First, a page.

It was only after finally owning up to the fact that I’m growing up and need to start taking responsibility for my money that I started reading and learning about personal finance. At first, I didn’t think there would be any connection between it and home & office organization but the more I read, the more I realize that many of the principles applied to one can be applied to the other. The two seem to go perfectly hand in hand, especially considering that we need money to buy the items to fill our homes that in turn needs to be organized.
Though I’ve been following The Simple Dollar blog for a little less than a year, I just started reading The Simple Dollar book within the past week. Third chapter in, I’m already finding some really awesome gems that can apply not only to finances but to your approach on life.
In addressing whatever overwhelming obstacle you have (had) in your life, and how your attitude affects your success in achieving goals like overcoming debt, Hamm writes:
Every negative in your life is a positive... Your story has power–the ability to bring about positive change in others, no matter what their background…
If you’ve gone through something difficult… that’s not something to be ashamed of. That’s something to be proud of. You have the strength of character to survive obstacles that the people around you can scarcely imagine, and your story has the potential to inspire others. Don’t be ashamed–be proud of who you are, the good and the bad.
Debt can be an enormous beast to try and overcome, just like hoarding can be. As I read I will continue to connect the dots between debt and extreme clutter, and hopefully learn a few things about personal finance along the way.
Another blog-turned-book, The Art of Non-Conformity is essentially both a manifesto and a how-to guide to break the mold. As it has been mentioned in numerous other reviews, this particular book is not for everyone. If you’re open-minded, have a passion to follow your own path, help others, willing to challenge the status quo and take full responsibility for yourself, then this book is for you.
This book appeals to me because I’ve grown weary of the conventional life plan: going to school, going to college, then getting a job, getting married, starting a family, retirement, etc. There’s been something inside me itching for something more, something bigger and more meaningful and I’d love to observe the ideas of like-minded people. I’m almost half-way through the book.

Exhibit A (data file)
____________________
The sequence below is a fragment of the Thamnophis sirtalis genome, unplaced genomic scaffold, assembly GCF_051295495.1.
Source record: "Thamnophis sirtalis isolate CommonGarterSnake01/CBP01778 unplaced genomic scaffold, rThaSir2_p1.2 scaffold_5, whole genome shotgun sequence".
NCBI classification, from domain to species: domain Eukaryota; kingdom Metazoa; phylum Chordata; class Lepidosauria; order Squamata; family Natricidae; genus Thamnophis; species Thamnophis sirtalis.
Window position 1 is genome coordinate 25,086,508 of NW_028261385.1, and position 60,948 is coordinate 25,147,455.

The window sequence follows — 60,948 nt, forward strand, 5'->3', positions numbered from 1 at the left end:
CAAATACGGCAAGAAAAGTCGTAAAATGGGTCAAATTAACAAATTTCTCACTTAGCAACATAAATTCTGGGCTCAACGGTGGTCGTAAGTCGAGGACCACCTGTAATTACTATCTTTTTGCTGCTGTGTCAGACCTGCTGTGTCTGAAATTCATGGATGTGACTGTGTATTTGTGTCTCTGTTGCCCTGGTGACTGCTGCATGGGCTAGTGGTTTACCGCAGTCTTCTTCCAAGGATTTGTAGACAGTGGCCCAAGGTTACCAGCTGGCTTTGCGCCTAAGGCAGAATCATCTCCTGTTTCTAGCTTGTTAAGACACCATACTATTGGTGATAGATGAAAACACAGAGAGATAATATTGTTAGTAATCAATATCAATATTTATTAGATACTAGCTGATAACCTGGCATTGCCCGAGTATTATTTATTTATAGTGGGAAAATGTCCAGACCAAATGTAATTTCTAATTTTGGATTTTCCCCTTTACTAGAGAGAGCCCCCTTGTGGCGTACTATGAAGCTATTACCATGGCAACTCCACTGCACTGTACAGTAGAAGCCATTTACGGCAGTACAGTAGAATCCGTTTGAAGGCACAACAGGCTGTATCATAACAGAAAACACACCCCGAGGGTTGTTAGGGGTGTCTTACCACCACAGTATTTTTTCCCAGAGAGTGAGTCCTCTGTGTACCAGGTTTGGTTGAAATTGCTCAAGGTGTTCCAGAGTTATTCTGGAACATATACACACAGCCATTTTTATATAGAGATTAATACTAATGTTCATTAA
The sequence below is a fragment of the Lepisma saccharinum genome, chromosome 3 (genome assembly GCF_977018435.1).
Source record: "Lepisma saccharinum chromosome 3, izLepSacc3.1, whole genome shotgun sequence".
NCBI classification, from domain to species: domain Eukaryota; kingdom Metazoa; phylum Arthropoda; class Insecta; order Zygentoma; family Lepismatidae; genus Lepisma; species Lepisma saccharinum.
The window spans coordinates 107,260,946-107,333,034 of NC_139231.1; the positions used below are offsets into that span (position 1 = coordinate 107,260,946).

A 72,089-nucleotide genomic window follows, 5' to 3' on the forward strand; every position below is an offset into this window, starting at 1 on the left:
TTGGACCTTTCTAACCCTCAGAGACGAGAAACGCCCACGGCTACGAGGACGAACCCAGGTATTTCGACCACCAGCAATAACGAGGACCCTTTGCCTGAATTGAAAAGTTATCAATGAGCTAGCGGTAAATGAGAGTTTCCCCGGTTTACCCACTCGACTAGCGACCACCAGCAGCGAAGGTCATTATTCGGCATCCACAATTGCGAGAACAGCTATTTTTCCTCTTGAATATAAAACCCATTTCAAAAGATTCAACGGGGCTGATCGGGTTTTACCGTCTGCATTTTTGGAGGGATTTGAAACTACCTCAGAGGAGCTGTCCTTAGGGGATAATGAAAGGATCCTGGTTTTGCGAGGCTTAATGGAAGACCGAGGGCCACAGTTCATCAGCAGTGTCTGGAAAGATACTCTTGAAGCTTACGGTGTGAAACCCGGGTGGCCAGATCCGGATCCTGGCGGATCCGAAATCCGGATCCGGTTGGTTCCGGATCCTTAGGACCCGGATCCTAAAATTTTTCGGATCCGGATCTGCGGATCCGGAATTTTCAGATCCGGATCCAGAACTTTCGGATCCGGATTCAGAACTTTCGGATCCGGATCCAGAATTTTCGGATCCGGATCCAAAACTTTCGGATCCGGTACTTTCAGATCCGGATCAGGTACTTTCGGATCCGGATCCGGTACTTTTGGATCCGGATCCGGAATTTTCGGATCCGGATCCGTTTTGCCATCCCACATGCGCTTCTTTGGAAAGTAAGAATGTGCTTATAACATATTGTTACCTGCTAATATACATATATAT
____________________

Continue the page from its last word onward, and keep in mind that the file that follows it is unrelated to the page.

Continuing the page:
There’s a quote in the book that the author heard that helped changed the way she approached pursuing happiness in her life:
“What a wonderful life I’ve had! I only wish I’d realized it sooner.” – Collette
This hit me like a ton of bricks when I first read it. What kind of remarkable life am I living now that I’m blinding myself to? I started reading this book and I hope to make time to finish it sometime soon.
Once when I was hanging out at a book festival, I exchanged a quick glance with this guy who walked past me. I looked at the badge he was wearing, and for some strange reason I felt drawn to him. The next day, as I walked through town I decided on a whim to stop by a local used books store to browse. I saw What Should I Do With My Life and was struck by how appropriate the title was for how I was feeling. I’d been asking myself this question over and over again for the past several months. Then I saw the author’s name and realized that it was the same name I saw on the badge the man was wearing the day before.
I bought the book immediately and have been slowly reading bits and pieces since. Call me crazy, but when a series of events like that happen I can’t help but feel like I should just go with the flow. Needless to say, I’m still trying to figure out what I should do with my life.